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Did you know that top tier sommeliers can make up to $80,000 to $160,000 a year for their discerning palates and ability to pair wines perfectly? If becoming a master sommelier isn’t on your bucket list, you can improve your knowledge with these six essential wine tasting terms.

Keep reading to learn key wine terms to sound like a seasoned steward at your next wine tasting.

1. Finish

Wines have a wide range of flavors that change from the first sip to the last. The discerning wine taster will be able to identify the finish or aftertaste. High-quality wines should have a pleasant, long-lasting, and impactful finish.

2. Aroma

Aroma refers to the smell of a wine. When talking about the scent, it’s typical to pick out the specific notes or flavors used in production. Typical aromas are fruity (raspberry, peach, strawberry), herbal (mint, sage, chamomille), or floral (lavender, roses, citrus blossom).

If you want to discover new aromas and flavors of wines, consider going on a wine tour.

3. Body

You’ve likely heard wines described as “full-bodied” before. The term body refers to the sensation of weight or fullness in the mouth. Wine may be light, medium, or full-bodied.

Light-bodied wines, like Riesling, Grenache, and Sauvignon Blanc, are delicate and have a consistency closer to water. Medium-bodied wines, such as Chardonnay, French Burgundy, Pinot Grigio, have a slightly higher alcohol content and feel denser. The heaviest wines are the full-bodied Cabernet Sauvignon, Malbec, and Syrah, and they have the highest alcohol content.

4. Aeration

You should not only be familiar with the term aeration, but you should familiarize yourself with the practice. You need to expose the alcohol to oxygen, and this can be accomplished in different ways. You may use a decanter, swirling the wine in your glass, or pouring it between two pitchers a few times.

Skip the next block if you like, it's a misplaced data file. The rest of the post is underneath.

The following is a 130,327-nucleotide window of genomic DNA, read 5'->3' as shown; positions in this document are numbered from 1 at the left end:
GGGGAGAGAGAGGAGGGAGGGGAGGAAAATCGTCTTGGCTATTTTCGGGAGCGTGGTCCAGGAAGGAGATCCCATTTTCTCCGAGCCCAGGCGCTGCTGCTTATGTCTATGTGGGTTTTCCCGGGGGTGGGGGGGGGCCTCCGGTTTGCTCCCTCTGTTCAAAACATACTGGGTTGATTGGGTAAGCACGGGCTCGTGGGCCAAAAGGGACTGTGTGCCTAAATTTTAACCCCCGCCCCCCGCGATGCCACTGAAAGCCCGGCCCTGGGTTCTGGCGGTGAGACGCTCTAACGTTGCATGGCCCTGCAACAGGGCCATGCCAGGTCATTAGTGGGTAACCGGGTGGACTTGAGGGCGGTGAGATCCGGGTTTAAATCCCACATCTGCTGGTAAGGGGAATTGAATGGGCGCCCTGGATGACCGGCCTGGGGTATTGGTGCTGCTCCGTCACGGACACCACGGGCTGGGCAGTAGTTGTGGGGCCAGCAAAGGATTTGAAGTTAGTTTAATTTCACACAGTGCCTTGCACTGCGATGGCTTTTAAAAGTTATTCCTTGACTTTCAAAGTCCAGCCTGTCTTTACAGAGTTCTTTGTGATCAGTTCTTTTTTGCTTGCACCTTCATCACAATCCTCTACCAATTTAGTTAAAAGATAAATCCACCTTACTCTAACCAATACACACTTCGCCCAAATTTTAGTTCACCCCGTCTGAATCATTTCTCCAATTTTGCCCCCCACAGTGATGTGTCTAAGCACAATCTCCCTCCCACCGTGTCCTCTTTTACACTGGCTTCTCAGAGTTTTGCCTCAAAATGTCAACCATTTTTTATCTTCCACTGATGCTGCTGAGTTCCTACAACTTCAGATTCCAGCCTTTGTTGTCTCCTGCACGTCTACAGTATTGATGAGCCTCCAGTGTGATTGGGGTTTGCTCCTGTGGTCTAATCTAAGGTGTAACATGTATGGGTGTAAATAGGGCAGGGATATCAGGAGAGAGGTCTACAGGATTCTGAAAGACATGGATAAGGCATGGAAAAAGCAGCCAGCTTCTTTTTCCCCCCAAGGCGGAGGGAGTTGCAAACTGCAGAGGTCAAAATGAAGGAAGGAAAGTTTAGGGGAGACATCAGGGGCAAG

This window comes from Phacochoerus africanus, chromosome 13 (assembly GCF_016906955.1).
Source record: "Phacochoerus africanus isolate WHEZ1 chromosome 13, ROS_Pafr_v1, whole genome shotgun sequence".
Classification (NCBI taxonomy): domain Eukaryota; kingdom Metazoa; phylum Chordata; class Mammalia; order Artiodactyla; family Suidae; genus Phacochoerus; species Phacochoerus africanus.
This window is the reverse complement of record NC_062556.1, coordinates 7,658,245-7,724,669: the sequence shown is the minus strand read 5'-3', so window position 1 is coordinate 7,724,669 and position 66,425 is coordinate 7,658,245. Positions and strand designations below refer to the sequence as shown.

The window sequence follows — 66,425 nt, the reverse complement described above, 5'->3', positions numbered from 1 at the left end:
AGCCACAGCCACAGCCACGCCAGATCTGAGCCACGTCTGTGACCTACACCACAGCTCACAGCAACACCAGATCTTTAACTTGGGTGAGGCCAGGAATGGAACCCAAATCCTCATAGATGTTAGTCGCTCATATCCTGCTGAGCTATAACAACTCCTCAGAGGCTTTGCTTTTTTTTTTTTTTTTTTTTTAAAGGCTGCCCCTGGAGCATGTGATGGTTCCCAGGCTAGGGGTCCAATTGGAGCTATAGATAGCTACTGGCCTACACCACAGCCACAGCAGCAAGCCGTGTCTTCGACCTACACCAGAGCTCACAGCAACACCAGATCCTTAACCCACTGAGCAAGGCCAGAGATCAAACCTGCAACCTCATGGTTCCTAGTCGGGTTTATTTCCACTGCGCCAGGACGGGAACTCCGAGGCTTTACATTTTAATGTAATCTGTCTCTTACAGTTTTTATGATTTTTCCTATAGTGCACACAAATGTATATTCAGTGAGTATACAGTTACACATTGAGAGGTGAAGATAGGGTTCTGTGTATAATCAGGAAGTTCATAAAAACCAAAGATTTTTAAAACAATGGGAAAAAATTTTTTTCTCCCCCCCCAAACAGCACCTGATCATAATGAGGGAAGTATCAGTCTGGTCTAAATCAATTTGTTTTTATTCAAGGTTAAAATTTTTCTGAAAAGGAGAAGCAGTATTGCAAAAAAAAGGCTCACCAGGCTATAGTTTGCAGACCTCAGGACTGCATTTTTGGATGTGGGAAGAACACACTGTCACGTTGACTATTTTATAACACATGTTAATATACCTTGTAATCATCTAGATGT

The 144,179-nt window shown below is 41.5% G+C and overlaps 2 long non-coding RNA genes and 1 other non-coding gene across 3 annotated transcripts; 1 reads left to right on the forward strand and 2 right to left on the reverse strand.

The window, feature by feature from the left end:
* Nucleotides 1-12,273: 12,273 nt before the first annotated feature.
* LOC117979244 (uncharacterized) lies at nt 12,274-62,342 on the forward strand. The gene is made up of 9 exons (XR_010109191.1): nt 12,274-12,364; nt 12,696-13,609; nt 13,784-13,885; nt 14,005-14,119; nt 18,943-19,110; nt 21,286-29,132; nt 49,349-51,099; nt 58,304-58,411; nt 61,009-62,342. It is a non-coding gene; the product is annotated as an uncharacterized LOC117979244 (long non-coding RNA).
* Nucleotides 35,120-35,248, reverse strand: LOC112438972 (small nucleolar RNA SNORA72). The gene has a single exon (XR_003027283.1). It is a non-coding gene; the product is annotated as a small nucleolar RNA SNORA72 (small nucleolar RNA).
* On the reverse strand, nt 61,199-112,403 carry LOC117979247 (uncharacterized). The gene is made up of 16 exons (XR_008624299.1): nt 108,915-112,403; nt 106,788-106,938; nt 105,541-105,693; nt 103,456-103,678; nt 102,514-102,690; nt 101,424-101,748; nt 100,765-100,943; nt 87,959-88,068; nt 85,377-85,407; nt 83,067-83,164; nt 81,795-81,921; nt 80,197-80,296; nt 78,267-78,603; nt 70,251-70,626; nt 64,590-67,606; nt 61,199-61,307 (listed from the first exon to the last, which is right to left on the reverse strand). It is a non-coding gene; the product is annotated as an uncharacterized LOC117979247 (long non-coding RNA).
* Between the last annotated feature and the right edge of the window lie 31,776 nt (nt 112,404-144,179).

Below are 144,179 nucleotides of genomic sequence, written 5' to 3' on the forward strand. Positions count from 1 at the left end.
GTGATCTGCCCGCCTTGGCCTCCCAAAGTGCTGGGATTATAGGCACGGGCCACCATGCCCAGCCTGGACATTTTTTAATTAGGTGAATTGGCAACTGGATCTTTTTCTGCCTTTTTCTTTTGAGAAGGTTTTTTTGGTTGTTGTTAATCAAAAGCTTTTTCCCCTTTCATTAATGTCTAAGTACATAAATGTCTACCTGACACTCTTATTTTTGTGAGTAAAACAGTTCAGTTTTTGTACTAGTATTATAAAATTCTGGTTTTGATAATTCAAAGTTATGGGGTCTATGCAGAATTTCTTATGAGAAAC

The purpose of aeration or allowing the wine to breathe is to enhance the flavor and aroma. Bold red wines and young wines high in tannins benefit from being aerated for 30 minutes to a couple of hours.

5. Pairing

When learning how to talk about wine, you should know how it pairs with food as well. Wine pairings are vital as they can make or break a meal. Here are some guidelines for pairing wines with food:

Red Wine

Red wine pairs well with red meat. This basic rule is convenient to remember. Red wine is bold and goes well with other intensely flavored dishes like roasted duck, barbeque pork, or pizza.

White Wine

As white wine is less intense, it should go with lighter dishes. Pair with chicken, shrimp, sushi, and pasta dishes. It also complements many kinds of hard cheese.

6. Corked

When a bottle of wine is “corked,” that means that it’s been contaminated with cork taint. Cork taint is caused by the growth of a compound called TCA in the cork. Cork taint isn’t harmful to humans, but it does affect the wine.

Corked wine will smell and sometimes taste strongly of wet cardboard or damp newspaper. The flavor will become dull and have a dry finish. Even if you are not an expert when it comes to wine tasting, you’ll likely be able to tell when a wine is corked.

6 Essential Wine Tasting Terms You Should Know

If you’re a sommelier in training or just a casual sipper, you should learn these six wine tasting terms. One of the best ways to learn how to talk about wine is to immerse yourself in the wonderful world of wine and go on tours.

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